The judge in the case, which finished on Friday, found that Nice's failure to offer specific guidelines on access to Alzheimer’s drugs for people with learning difficulties or those whose first language wasn’t English was discriminatory, and ordered the agency to redraft them.
However, she upheld Nice's decision-making, which led to its assessment that the drugs, which cost £2.50 per day, are not cost-effective in the early stages of the disease. She rejected claims that the institute had acted “irrationally and unlawfully”. She also rejected claims that Nice hadn’t properly assessed the impact of the drugs on the quality of life of carers and that it had underestimated the cost of long-term care.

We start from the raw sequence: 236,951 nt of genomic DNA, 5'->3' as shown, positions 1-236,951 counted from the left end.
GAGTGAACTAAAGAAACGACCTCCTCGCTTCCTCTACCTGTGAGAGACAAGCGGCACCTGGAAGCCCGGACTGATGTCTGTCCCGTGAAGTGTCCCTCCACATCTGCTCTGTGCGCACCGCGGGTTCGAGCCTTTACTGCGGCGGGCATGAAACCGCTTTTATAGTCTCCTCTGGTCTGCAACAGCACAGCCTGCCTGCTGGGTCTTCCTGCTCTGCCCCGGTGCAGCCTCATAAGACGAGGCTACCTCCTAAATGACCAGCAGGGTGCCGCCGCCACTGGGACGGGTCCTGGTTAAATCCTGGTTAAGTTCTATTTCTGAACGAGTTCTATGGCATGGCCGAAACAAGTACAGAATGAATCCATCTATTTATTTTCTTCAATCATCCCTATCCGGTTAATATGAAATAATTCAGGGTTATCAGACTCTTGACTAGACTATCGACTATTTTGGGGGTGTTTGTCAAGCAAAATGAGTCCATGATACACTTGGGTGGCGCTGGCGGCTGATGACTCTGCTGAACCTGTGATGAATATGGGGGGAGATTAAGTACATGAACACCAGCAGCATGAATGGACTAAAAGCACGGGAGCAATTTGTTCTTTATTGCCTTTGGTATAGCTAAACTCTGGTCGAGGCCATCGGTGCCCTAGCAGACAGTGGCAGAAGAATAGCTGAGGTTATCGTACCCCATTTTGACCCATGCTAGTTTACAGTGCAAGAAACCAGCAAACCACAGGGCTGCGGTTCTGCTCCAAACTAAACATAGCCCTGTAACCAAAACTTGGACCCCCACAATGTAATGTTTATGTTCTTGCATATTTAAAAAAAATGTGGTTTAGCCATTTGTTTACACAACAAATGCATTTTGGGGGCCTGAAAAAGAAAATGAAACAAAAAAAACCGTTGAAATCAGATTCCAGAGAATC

Hunt described the judge’s decisions as “deeply disappointing”. He said: “Without further change to the guidance, people in the early stages of the disease will still be refused drugs because Nice considers that these people are not worth £2.50 a day. This is insulting and devastating news. People will be forced to deteriorate before they get the treatment they need. Is this the sort of society we want to live in?”
Andrew Dillon, chief executive of Nice, said: “We were challenged on six grounds, and the court found in our favour on five of them. This ruling strengthens Nice by endorsing our approach to evaluating drugs.”
He said Nice had always intended to give equal drugs access to non-native speakers and people with learning disabilities. “We will reissue our guidance to the NHS to make this crystal clear,” he said.